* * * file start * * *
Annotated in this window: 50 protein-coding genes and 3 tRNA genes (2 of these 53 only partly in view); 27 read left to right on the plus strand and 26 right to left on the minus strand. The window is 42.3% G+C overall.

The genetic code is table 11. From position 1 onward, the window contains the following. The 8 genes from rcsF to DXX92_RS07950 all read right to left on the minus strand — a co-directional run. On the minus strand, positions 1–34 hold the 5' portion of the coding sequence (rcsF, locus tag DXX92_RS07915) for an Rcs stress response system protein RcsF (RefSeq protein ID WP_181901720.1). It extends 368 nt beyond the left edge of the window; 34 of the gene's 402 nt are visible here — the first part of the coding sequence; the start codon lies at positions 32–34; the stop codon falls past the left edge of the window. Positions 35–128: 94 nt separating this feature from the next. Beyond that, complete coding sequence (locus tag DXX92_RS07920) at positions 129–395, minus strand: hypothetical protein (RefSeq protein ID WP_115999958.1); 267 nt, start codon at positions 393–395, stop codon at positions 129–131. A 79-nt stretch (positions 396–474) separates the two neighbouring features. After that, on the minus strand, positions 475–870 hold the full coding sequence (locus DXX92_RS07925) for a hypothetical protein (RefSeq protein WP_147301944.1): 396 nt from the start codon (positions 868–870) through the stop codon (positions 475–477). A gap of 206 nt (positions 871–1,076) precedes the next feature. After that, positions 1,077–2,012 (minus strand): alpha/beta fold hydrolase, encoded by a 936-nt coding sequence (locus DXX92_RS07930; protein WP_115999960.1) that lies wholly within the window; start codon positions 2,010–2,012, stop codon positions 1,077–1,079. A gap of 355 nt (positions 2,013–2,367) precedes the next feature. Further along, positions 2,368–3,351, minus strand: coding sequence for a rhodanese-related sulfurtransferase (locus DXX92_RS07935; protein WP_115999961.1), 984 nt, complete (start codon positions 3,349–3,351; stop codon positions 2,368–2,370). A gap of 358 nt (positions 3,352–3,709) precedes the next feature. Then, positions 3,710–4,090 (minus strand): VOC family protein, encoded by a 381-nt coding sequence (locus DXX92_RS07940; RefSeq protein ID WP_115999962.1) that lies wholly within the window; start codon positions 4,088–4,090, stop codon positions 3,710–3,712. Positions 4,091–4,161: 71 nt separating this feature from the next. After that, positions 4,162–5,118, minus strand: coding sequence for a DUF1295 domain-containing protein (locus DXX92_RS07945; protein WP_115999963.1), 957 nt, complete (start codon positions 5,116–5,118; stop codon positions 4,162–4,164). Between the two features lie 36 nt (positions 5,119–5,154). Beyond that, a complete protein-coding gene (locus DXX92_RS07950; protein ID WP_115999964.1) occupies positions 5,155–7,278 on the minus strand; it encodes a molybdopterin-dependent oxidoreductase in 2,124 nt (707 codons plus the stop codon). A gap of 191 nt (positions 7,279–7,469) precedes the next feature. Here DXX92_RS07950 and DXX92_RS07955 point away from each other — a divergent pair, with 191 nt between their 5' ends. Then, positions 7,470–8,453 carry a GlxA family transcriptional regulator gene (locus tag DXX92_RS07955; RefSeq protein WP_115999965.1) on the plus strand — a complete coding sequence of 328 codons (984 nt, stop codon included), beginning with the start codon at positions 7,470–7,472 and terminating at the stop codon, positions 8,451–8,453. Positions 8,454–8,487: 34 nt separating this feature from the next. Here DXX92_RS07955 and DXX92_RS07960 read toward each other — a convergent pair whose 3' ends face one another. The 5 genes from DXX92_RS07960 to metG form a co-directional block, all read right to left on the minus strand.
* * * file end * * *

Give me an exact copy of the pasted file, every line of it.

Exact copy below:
Annotated in this window: 50 protein-coding genes and 3 tRNA genes (2 of these 53 only partly in view); 27 read left to right on the plus strand and 26 right to left on the minus strand. The window is 42.3% G+C overall.

The genetic code is table 11. From position 1 onward, the window contains the following. The 8 genes from rcsF to DXX92_RS07950 all read right to left on the minus strand — a co-directional run. On the minus strand, positions 1–34 hold the 5' portion of the coding sequence (rcsF, locus tag DXX92_RS07915) for an Rcs stress response system protein RcsF (RefSeq protein ID WP_181901720.1). It extends 368 nt beyond the left edge of the window; 34 of the gene's 402 nt are visible here — the first part of the coding sequence; the start codon lies at positions 32–34; the stop codon falls past the left edge of the window. Positions 35–128: 94 nt separating this feature from the next. Beyond that, complete coding sequence (locus tag DXX92_RS07920) at positions 129–395, minus strand: hypothetical protein (RefSeq protein ID WP_115999958.1); 267 nt, start codon at positions 393–395, stop codon at positions 129–131. A 79-nt stretch (positions 396–474) separates the two neighbouring features. After that, on the minus strand, positions 475–870 hold the full coding sequence (locus DXX92_RS07925) for a hypothetical protein (RefSeq protein WP_147301944.1): 396 nt from the start codon (positions 868–870) through the stop codon (positions 475–477). A gap of 206 nt (positions 871–1,076) precedes the next feature. After that, positions 1,077–2,012 (minus strand): alpha/beta fold hydrolase, encoded by a 936-nt coding sequence (locus DXX92_RS07930; protein WP_115999960.1) that lies wholly within the window; start codon positions 2,010–2,012, stop codon positions 1,077–1,079. A gap of 355 nt (positions 2,013–2,367) precedes the next feature. Further along, positions 2,368–3,351, minus strand: coding sequence for a rhodanese-related sulfurtransferase (locus DXX92_RS07935; protein WP_115999961.1), 984 nt, complete (start codon positions 3,349–3,351; stop codon positions 2,368–2,370). A gap of 358 nt (positions 3,352–3,709) precedes the next feature. Then, positions 3,710–4,090 (minus strand): VOC family protein, encoded by a 381-nt coding sequence (locus DXX92_RS07940; RefSeq protein ID WP_115999962.1) that lies wholly within the window; start codon positions 4,088–4,090, stop codon positions 3,710–3,712. Positions 4,091–4,161: 71 nt separating this feature from the next. After that, positions 4,162–5,118, minus strand: coding sequence for a DUF1295 domain-containing protein (locus DXX92_RS07945; protein WP_115999963.1), 957 nt, complete (start codon positions 5,116–5,118; stop codon positions 4,162–4,164). Between the two features lie 36 nt (positions 5,119–5,154). Beyond that, a complete protein-coding gene (locus DXX92_RS07950; protein ID WP_115999964.1) occupies positions 5,155–7,278 on the minus strand; it encodes a molybdopterin-dependent oxidoreductase in 2,124 nt (707 codons plus the stop codon). A gap of 191 nt (positions 7,279–7,469) precedes the next feature. Here DXX92_RS07950 and DXX92_RS07955 point away from each other — a divergent pair, with 191 nt between their 5' ends. Then, positions 7,470–8,453 carry a GlxA family transcriptional regulator gene (locus tag DXX92_RS07955; RefSeq protein WP_115999965.1) on the plus strand — a complete coding sequence of 328 codons (984 nt, stop codon included), beginning with the start codon at positions 7,470–7,472 and terminating at the stop codon, positions 8,451–8,453. Positions 8,454–8,487: 34 nt separating this feature from the next. Here DXX92_RS07955 and DXX92_RS07960 read toward each other — a convergent pair whose 3' ends face one another. The 5 genes from DXX92_RS07960 to metG form a co-directional block, all read right to left on the minus strand.